Oral immunotherapy: Ready? Set? No.

4 minute read

The benefits of this food allergy treatment don’t outweigh the risks, some argue.

Opposition to oral immunotherapy for food allergies remains in Australia, with experts backing ASCIA’s refusal to endorse the approach.

Critics say the treatment isn’t worth the potential harms, which include a threefold risk of anaphylaxis according to recent research.

Speaking at the ASCIA Conference in Melbourne this month, Associate Professor Kirsten Perrett said there was “almost no evidence” that the treatment led to sustained unresponsiveness for long periods of time.

She pointed to Australian research published in The Lancet Child & Adolescent Health this year that found one in 10 children who didn’t achieve desensitisation went on to have peanut reactions in the 12 months after treatment. But in the group who did achieve desensitisation, the proportion rose to one in two. These children were consuming two peanuts each day and were reacting to their daily dose.

“If you achieved sustained unresponsiveness, it was better than desensitisation, but a quarter of children are still reacting,” said Professor Perrett. “That’s still more than if you avoid the food and you have accidental ingestion.”

Moreover, people taking oral immunotherapy are at three times the risk of anaphylaxis compared to those avoiding allergens, according to a 2019 systemic review and meta-analysis published in The Lancet

Professor Perrett said this was the first paper to show a “real disconnect between what we’re trying to achieve with desensitisation and what’s actually good for those patients”. 

And adverse events, while mostly mild, could be severe, she said.

“Most kids experienced adverse events during oral immunotherapy,” Professor Perrett said.

She said that as many as one in five children dropped out of the protocol because of their symptoms, and in her experience this usually happened when updosing in those first couple of months of oral immunotherapy.

Up to one in 20 experienced eosinophilic oesophagitis, she said. 

“These children or adults often present with dysphasia or difficulty swallowing, food getting stuck in the oesophagus, chest pain, or regurgitation,” said Professor Perrett.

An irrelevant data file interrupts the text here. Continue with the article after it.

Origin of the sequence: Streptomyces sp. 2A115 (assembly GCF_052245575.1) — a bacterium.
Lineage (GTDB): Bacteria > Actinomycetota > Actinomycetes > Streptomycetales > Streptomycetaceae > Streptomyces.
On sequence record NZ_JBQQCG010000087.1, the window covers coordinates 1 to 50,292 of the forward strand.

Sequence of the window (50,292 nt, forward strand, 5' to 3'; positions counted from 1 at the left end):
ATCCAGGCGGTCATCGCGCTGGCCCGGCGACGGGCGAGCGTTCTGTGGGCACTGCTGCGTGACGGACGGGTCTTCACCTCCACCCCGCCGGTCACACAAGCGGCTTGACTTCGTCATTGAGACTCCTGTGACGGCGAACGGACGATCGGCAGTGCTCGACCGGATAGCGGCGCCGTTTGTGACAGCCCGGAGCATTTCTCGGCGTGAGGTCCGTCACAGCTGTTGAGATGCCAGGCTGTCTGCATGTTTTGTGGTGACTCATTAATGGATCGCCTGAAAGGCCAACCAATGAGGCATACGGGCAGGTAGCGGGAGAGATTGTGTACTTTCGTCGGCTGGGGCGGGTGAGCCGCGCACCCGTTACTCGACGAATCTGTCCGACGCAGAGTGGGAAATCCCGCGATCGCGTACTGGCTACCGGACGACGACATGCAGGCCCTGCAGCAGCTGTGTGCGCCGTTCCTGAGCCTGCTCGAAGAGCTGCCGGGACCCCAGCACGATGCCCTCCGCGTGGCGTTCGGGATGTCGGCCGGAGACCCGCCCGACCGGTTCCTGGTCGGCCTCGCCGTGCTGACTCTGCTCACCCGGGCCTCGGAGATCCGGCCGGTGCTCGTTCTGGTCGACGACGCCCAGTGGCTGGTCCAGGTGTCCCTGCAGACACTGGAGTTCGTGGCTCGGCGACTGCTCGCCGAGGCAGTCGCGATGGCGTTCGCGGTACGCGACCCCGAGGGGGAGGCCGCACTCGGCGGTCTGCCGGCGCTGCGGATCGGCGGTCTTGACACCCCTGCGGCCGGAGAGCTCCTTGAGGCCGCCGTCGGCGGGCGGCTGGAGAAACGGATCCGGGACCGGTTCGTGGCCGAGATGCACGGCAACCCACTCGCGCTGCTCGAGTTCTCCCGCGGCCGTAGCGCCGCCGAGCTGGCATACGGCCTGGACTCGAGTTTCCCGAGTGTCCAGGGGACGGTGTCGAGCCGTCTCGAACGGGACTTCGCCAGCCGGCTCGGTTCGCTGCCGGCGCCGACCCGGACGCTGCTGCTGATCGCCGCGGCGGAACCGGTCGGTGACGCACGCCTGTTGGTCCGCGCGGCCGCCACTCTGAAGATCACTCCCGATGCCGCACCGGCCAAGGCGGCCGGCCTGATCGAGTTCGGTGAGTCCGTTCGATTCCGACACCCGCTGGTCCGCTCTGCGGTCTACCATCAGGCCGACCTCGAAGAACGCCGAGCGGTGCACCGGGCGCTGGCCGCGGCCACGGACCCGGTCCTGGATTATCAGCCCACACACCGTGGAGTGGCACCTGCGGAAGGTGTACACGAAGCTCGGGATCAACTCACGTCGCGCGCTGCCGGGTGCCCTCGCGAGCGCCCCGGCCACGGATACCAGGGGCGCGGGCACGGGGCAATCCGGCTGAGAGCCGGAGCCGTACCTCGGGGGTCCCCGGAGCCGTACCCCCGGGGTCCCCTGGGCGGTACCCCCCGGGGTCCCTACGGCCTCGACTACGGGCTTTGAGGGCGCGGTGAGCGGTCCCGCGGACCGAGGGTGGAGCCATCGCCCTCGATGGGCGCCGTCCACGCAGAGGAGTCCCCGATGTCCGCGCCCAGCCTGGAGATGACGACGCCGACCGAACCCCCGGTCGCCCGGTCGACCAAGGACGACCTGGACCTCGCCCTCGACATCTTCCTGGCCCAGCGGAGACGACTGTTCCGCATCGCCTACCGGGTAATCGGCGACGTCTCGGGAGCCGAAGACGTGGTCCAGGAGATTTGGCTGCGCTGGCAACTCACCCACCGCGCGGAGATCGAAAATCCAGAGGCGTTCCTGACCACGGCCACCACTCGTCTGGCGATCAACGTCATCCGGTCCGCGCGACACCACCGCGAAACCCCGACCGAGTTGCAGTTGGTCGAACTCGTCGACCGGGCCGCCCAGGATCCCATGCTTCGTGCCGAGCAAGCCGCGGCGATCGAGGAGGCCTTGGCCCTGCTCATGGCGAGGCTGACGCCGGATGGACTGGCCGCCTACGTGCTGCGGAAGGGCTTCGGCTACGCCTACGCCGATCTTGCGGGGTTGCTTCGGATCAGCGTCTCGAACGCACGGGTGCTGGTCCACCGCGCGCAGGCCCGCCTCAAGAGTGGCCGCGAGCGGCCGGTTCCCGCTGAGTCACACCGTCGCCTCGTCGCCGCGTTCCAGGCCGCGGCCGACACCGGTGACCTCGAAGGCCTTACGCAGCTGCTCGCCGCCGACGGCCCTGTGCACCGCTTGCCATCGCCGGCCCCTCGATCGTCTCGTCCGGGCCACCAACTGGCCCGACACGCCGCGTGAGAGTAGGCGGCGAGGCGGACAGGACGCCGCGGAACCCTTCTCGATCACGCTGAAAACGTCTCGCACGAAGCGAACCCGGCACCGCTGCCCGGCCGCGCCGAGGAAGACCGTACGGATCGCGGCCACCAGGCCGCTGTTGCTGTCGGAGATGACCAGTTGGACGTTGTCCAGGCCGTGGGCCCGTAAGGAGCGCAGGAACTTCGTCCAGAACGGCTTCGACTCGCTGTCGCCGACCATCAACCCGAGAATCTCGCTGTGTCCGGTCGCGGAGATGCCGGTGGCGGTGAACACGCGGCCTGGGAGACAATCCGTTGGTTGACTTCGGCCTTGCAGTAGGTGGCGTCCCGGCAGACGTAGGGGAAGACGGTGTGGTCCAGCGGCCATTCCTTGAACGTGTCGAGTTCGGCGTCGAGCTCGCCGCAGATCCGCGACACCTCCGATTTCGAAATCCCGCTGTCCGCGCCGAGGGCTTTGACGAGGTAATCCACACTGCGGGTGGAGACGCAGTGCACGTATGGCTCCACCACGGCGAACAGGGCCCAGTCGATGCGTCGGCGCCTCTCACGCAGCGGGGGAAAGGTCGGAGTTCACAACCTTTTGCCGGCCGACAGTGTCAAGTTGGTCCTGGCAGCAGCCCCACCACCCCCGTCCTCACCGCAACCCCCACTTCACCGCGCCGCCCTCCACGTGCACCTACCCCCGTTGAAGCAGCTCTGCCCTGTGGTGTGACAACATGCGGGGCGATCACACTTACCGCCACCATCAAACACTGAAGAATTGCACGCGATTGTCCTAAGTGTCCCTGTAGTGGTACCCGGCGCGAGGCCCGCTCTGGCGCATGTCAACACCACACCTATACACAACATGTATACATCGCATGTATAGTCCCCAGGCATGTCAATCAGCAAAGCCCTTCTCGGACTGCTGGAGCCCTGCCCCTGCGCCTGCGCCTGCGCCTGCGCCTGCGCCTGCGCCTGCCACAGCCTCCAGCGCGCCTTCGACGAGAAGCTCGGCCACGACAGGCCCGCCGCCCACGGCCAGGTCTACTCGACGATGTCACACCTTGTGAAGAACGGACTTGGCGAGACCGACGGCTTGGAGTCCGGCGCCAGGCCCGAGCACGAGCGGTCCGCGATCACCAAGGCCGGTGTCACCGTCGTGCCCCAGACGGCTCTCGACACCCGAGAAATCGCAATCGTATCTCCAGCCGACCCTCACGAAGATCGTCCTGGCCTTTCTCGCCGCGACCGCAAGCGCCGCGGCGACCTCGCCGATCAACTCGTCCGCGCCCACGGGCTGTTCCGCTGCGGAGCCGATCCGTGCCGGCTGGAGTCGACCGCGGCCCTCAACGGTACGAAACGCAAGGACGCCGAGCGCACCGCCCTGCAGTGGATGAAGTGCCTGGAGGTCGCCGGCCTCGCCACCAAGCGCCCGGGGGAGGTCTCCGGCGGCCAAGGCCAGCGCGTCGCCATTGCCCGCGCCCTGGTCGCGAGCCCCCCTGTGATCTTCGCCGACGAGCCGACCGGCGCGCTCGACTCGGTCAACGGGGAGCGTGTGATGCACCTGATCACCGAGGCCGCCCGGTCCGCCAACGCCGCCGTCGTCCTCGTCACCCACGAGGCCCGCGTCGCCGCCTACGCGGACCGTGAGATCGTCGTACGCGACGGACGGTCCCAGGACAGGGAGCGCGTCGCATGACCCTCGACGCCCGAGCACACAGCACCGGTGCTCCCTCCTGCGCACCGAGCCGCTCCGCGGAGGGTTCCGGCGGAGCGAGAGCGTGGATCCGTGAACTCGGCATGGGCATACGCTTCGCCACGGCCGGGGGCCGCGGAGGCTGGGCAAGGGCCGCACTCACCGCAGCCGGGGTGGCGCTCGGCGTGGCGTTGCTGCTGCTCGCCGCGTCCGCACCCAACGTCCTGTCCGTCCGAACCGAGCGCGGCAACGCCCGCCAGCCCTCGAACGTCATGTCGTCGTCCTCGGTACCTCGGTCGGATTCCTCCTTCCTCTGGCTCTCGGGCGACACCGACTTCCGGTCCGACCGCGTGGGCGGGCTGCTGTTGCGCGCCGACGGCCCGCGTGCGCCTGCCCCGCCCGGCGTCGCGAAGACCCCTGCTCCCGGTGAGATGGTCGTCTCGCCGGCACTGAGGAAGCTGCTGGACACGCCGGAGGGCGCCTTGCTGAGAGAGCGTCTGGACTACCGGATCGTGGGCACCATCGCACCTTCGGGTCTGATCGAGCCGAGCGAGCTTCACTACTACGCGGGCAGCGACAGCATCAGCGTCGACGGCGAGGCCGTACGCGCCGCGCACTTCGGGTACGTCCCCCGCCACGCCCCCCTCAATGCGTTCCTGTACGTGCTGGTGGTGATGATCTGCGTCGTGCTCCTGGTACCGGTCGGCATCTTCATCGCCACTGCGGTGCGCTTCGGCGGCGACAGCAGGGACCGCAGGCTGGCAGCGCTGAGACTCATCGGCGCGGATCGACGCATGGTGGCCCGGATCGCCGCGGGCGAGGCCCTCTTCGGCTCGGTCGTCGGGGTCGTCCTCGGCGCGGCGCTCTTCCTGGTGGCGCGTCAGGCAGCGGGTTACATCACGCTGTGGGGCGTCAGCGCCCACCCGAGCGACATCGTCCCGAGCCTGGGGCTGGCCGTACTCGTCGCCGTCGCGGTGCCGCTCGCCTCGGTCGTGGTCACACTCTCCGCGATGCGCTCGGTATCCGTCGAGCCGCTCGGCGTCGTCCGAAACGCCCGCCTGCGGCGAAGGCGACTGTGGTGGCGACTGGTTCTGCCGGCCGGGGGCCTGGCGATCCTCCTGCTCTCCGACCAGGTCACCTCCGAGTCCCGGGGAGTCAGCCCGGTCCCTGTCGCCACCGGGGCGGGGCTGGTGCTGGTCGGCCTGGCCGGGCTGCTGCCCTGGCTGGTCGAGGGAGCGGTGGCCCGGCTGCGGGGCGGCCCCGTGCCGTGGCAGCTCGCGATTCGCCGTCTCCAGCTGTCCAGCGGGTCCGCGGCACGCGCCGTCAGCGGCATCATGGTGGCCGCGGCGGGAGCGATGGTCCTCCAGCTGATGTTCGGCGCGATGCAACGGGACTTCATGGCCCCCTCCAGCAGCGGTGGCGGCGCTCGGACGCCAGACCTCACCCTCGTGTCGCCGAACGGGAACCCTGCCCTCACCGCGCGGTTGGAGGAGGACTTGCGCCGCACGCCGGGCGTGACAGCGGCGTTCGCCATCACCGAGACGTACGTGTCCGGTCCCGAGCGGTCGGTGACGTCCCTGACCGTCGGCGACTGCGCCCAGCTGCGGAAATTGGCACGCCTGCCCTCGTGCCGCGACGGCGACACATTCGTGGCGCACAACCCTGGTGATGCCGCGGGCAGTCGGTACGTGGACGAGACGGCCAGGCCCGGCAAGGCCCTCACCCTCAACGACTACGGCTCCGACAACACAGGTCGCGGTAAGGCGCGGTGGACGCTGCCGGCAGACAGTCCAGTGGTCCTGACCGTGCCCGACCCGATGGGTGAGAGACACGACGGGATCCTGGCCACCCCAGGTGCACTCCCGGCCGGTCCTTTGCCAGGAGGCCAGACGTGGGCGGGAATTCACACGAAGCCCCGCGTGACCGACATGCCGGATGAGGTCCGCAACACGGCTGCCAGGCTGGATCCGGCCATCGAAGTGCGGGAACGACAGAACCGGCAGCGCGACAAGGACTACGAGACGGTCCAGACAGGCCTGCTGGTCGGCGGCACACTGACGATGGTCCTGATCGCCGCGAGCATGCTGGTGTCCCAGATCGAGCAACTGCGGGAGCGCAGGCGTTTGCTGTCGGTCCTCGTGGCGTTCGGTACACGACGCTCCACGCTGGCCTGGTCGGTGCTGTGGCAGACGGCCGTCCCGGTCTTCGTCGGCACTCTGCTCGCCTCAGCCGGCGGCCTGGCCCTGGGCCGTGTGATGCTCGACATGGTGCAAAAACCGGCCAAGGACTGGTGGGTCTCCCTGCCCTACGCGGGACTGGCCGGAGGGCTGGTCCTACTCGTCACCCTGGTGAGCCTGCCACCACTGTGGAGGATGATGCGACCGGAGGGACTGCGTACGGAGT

Quality evidence around long-term safety was thin, as it focused on participants who achieved desensitisation at 12 months and wanted to continue the therapy, she said. Others drop out. 

But there was evidence that in that group who continued, there were fewer adverse events with time, immune markers improved and so did quality of life, she said. 

“But there’s still no evidence for how long you need to be on it for.”

Despite the groundswell of opposition to oral immunotherapy, Professor Perrett acknowledged that it did achieve a high level of desensitisation compared with allergen avoidance. 

“It’s really interesting in the last year or two how oral immunotherapy [has] been shown to be safely performed in young children and may have more durable responses when initiated at young ages,” she said.

Stanford University Associate Professor Sharon Chinthrajah outlined much of the new, promising research on this therapy at the ASCIA conference. .

The paediatric immunologist said that that while more long-term research was needed, most side effects appear to be mild or moderate. 

The largest study to date in young children is the US IMPACT trial published this year with 146 participants. It found peanut oral immunotherapy was effective and safe in children aged one to three years.

Desensitisation for up to 5000mg of peanut was achieved in 71% of children, and 21% had remission/sustained unresponsiveness to 5000mg after a six-month withdrawal period. Most of the side effects were mild or moderate, Professor Chinthrajah said.

This trial found that younger children, those who started the therapy at 12 months rather than at 36 months, were less responsive to allergens after treatment.

“These are really encouraging trends to highlight that oral immunotherapy may have more durable and sustained responses when initiated in younger age groups,” she said.

But Professor Perrett said that while this result was “brilliant”, the study had shown tolerance, not remission.

“It’s 26 weeks of not having any peanut protein,” she said. “They’ve shown that 20% … of these kids have pretty much, dare I say it, been cured. But only 20%. So very few people are actually going to get to that. Most people are going to have to have that daily dose.” 

Furthermore, about 20% of children outgrow their allergy.

“The big question is how can we predict who’s going to outgrow it naturally and doesn’t need to go through oral immunotherapy and who needs oral immunotherapy and will benefit from it,” Professor Perrett said.

The patients who achieved tolerance in the IMPACT trial also had a lower baseline IgE level, Professor Perrett noted.

“So, if you’re essentially less allergic at baseline, you’re more likely to outgrow it,” she said.

“There’s a lot of work to be done on biomarkers at baseline to see what can be predicted.”


End of content

No more pages to load

Log In Register ×